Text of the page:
From Adolf Harnack, What Is Christianity?, Translated by Thomas Bailey Saunders


I. THE GOSPEL: Preliminary

(i.) The leading features of Jesus’ message
The kingdom of God and its coming
God the Father and the infinite value of the human soul
The higher righteousness and the commandment of love

(ii.) The Gospel in relation to certain problems
The Gospel and the world, or the question of asceticism
The Gospel and the poor, or the social question
The Gospel and law, or the question of public order
The Gospel and work, or the question of civilisation
The Gospel and the Son of God, or the Christological question
The Gospel and doctrine, or the question of creed.

II. THE GOSPEL IN HISTORY. The Christian religion

(i.) In the Apostolic Age
(ii.) In its Development into Catholicism
(iii.) In Greek Catholicism (iv.) In Roman Catholicism (v.) In Protestantism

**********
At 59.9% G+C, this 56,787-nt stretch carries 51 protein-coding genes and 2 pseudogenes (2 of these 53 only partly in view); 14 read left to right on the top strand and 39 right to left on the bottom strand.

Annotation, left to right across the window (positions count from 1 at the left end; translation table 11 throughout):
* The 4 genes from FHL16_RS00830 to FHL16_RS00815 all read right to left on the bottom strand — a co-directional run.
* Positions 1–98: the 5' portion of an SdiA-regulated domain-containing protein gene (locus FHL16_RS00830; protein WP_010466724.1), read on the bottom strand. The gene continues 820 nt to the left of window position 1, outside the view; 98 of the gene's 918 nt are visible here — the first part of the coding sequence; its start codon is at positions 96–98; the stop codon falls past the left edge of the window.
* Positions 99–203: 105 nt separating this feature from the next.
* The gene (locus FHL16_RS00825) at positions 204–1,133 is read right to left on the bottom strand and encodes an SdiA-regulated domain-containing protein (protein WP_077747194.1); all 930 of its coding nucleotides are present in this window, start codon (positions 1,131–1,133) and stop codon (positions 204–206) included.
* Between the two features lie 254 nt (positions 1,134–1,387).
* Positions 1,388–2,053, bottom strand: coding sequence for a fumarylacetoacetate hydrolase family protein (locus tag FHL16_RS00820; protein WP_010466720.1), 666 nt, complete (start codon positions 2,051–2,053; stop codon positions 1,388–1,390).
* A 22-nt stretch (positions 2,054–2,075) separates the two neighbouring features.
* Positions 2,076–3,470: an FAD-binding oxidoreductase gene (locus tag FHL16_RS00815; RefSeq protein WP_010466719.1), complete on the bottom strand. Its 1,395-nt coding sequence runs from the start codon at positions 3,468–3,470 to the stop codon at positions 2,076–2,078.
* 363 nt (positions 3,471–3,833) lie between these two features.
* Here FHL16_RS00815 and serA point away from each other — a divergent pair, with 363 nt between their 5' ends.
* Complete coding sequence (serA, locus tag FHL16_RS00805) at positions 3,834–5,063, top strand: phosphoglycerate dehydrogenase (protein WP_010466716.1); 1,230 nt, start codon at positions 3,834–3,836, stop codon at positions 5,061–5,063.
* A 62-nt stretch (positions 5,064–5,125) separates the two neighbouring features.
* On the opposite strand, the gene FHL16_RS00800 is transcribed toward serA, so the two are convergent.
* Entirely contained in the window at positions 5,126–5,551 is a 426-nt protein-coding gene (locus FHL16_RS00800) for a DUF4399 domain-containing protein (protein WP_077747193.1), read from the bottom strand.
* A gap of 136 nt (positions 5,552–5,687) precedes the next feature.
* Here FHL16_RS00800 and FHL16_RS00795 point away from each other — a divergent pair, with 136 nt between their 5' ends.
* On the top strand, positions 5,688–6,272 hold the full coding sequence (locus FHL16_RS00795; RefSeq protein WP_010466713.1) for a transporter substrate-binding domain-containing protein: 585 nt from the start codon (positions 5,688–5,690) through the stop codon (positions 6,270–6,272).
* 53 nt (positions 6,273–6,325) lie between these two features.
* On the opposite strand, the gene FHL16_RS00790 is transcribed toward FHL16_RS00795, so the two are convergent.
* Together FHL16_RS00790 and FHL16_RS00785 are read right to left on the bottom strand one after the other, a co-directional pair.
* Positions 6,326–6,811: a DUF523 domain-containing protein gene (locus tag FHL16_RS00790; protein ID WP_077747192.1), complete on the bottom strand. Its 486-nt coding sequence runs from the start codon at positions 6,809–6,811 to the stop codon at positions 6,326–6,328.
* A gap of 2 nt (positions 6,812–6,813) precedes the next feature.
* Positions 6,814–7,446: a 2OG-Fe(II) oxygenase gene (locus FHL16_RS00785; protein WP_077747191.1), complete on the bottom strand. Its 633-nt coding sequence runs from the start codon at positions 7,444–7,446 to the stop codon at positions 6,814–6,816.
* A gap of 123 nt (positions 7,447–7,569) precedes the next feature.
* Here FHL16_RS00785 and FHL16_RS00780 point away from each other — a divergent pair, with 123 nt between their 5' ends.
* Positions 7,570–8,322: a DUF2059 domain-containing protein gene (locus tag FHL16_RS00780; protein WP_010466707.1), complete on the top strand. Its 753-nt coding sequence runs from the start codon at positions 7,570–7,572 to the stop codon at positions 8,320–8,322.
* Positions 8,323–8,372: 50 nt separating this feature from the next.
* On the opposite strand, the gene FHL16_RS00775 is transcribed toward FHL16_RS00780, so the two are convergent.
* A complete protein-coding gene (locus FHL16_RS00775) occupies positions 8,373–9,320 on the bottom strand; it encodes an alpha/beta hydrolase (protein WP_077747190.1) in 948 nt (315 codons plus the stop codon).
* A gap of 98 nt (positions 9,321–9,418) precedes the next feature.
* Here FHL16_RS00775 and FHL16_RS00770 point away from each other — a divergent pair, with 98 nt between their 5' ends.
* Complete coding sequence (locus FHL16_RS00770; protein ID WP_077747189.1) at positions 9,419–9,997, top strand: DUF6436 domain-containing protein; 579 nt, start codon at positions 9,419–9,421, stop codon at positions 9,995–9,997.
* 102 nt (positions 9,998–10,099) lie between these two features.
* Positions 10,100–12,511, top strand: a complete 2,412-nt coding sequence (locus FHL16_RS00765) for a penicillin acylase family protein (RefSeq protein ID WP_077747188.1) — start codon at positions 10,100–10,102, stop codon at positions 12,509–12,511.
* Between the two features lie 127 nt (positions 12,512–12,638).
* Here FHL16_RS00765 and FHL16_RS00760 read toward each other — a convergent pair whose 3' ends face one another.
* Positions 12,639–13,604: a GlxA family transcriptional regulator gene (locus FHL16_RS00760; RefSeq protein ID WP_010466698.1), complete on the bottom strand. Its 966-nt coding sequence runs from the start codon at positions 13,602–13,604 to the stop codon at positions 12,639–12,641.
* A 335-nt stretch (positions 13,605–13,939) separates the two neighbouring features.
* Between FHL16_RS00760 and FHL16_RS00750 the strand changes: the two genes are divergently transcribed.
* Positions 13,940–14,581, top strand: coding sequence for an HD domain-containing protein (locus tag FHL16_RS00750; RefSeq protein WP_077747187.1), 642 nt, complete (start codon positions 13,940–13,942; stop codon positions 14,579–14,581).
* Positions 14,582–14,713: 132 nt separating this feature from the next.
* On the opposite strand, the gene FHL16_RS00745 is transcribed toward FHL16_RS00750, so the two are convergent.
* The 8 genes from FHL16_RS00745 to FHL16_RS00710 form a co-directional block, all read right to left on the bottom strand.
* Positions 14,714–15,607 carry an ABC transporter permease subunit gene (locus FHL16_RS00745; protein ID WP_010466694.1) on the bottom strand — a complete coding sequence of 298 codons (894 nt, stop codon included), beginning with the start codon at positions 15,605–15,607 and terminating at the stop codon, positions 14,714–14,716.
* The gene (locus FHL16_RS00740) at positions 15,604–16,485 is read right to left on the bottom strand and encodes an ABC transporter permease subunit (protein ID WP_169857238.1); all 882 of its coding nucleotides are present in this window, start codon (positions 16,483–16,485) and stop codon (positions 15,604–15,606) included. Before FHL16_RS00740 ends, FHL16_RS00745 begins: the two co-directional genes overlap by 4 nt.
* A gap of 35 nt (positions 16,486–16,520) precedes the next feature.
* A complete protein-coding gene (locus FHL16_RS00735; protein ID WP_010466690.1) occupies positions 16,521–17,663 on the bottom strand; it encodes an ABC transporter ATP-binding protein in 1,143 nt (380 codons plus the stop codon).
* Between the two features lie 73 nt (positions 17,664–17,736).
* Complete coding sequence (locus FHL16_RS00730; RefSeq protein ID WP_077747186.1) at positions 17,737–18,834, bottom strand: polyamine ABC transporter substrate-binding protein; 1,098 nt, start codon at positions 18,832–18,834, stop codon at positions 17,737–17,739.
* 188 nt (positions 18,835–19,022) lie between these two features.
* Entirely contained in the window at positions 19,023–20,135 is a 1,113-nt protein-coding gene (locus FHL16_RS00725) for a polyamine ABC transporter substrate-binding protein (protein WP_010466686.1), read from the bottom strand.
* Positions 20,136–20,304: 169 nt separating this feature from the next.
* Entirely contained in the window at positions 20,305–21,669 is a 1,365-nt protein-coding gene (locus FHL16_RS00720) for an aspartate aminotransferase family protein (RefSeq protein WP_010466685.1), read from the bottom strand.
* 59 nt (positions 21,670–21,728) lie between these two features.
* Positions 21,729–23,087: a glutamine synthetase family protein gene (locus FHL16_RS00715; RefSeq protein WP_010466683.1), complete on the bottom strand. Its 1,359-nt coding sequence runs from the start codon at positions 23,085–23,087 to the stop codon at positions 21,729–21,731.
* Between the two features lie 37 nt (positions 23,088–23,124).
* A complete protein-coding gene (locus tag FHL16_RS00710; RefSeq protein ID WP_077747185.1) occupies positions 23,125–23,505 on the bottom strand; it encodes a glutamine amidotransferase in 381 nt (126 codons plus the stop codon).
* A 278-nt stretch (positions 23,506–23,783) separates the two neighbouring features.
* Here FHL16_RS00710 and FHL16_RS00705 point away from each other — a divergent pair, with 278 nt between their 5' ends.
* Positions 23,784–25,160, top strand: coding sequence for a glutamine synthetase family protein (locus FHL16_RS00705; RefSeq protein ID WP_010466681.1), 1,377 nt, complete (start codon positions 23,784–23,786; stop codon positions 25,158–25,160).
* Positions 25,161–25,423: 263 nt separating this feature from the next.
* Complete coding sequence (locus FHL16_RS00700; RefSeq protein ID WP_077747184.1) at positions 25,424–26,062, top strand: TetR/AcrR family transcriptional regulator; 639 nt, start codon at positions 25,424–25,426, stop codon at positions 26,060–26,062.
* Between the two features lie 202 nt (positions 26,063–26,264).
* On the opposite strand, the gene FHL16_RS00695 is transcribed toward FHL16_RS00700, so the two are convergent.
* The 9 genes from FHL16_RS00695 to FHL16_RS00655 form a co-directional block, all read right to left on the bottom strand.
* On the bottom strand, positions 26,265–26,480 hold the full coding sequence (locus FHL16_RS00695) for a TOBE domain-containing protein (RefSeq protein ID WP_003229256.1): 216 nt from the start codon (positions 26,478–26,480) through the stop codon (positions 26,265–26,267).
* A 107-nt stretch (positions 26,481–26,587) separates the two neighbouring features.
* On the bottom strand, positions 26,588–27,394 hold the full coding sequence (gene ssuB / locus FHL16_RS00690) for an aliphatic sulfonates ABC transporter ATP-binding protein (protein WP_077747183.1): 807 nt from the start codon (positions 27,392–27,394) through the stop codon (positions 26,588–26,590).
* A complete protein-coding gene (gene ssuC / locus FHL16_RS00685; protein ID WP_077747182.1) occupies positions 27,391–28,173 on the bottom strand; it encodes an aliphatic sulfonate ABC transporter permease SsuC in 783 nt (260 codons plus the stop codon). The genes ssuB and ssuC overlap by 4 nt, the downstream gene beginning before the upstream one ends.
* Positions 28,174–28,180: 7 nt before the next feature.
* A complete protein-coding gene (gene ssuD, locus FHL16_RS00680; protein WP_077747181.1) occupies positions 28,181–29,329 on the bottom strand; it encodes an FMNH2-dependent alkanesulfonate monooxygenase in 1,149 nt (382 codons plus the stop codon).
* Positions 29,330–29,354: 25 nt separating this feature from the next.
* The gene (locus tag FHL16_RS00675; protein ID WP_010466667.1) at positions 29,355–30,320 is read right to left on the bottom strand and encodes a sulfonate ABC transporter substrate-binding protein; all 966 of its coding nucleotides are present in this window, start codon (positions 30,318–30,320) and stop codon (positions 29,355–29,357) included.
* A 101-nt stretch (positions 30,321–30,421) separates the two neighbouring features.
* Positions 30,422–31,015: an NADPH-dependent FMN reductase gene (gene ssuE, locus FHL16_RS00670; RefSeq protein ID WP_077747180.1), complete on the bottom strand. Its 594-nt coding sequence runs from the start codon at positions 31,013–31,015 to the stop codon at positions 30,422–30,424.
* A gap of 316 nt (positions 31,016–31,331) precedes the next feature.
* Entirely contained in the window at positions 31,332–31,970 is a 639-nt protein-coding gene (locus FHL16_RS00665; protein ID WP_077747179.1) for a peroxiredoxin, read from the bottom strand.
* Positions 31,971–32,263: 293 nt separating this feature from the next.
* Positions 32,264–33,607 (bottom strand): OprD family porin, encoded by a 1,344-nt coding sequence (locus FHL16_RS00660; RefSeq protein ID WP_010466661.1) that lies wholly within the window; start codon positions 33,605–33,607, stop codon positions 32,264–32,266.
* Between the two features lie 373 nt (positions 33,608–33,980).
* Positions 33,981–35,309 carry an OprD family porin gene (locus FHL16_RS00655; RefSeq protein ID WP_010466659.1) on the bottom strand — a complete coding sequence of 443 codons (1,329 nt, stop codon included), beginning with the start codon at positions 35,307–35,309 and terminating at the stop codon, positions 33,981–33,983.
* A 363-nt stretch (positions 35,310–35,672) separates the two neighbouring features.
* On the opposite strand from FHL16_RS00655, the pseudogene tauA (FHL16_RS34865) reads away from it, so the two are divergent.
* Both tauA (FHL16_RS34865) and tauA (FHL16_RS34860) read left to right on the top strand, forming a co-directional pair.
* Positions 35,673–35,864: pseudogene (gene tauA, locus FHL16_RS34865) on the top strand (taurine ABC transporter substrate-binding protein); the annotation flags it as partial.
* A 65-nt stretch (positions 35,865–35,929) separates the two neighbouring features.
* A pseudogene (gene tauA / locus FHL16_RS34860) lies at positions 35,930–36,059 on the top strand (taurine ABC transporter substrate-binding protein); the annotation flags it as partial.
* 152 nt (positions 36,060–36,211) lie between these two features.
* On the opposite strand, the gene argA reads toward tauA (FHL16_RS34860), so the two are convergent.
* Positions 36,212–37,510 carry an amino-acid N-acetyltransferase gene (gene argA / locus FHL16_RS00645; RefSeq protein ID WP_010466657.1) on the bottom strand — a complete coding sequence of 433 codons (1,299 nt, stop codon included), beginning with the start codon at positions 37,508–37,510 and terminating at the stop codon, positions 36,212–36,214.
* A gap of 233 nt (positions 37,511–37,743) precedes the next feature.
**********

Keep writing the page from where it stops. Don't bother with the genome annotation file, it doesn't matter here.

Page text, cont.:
The great English philosopher, John Stuart Mill, has somewhere observed that mankind cannot be too often reminded that there was once a man of the name of Socrates. That is true; but still more important is it to remind mankind again and again that a man of the name of Jesus Christ once stood in their midst. The fact, of course, has been brought home to us from our youth up; but unhappily it cannot be said that public instruction in our time is calculated to keep the image of Jesus Christ before us in any impressive way, and make it an inalienable possession after our school-days are over and for our whole life. And although no one who has once absorbed a ray of Christ’s light can ever again become as though he had never heard of him; although at the bottom of every soul that has been once touched an impression remains, a confused recollection of this kind, which is often only a “superstitio,” is not enough to give strength and life. But where the demand for further and more trustworthy knowledge about him arises, and a man wants positive information as to who Jesus Christ was, and as to the real purport of his message, he no sooner asks for it than he finds himself, if he consults the literature of the day, surrounded by a clatter of contradictory voices. He hears some people maintaining that primitive Christianity was closely akin to Buddhism, and he is accordingly told that it is in fleeing the world and in pessimism that the sublime character of this religion and its profound meaning are revealed. Others, on the contrary, assure him that Christianity is an optimistic religion, and that it must be thought of simply and solely as a higher phase of Judaism; and these people also suppose that in saying this they have said something very profound. Others, again, maintain the opposite; they assert that the Gospel did away with Judaism, but itself originated under Greek influences of mysterious operation; and that it is to be understood as a blossom on the tree of Hellenism. Religious philosophers come forward and declare that the metaphysical system which, as they say, was developed out of the Gospel is its real kernel and the revelation of its secret; but others reply that the Gospel has nothing to do with philosophy, that it was meant for feeling and suffering humanity, and that philosophy has only been forced upon it. Finally, the latest critics that have come into the field assure us that the whole history of religion, morality, and philosophy, is nothing but wrapping and ornament; that what at all times underlies them, as the only real motive power, is the history of economics; that, accordingly, Christianity, too, was in its origin nothing more than a social movement and Christ a social deliverer, the deliverer of the oppressed lower classes.